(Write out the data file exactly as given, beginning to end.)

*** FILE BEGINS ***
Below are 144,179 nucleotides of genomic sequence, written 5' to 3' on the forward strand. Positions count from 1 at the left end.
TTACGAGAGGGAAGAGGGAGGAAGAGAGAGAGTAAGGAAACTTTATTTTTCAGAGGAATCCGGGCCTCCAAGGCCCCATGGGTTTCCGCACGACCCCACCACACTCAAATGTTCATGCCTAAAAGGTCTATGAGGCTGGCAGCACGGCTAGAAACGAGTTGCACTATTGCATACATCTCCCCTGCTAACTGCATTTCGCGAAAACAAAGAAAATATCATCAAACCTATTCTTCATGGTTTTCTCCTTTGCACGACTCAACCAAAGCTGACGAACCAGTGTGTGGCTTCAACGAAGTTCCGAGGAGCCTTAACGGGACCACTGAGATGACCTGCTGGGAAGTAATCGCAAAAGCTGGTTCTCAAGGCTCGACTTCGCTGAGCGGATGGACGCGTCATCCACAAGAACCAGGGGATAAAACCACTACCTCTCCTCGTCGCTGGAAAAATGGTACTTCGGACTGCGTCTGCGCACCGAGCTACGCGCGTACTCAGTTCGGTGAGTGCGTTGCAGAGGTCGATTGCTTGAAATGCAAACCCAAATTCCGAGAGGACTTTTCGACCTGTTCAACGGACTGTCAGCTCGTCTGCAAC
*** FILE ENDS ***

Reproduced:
Below are 144,179 nucleotides of genomic sequence, written 5' to 3' on the forward strand. Positions count from 1 at the left end.
TTACGAGAGGGAAGAGGGAGGAAGAGAGAGAGTAAGGAAACTTTATTTTTCAGAGGAATCCGGGCCTCCAAGGCCCCATGGGTTTCCGCACGACCCCACCACACTCAAATGTTCATGCCTAAAAGGTCTATGAGGCTGGCAGCACGGCTAGAAACGAGTTGCACTATTGCATACATCTCCCCTGCTAACTGCATTTCGCGAAAACAAAGAAAATATCATCAAACCTATTCTTCATGGTTTTCTCCTTTGCACGACTCAACCAAAGCTGACGAACCAGTGTGTGGCTTCAACGAAGTTCCGAGGAGCCTTAACGGGACCACTGAGATGACCTGCTGGGAAGTAATCGCAAAAGCTGGTTCTCAAGGCTCGACTTCGCTGAGCGGATGGACGCGTCATCCACAAGAACCAGGGGATAAAACCACTACCTCTCCTCGTCGCTGGAAAAATGGTACTTCGGACTGCGTCTGCGCACCGAGCTACGCGCGTACTCAGTTCGGTGAGTGCGTTGCAGAGGTCGATTGCTTGAAATGCAAACCCAAATTCCGAGAGGACTTTTCGACCTGTTCAACGGACTGTCAGCTCGTCTGCAAC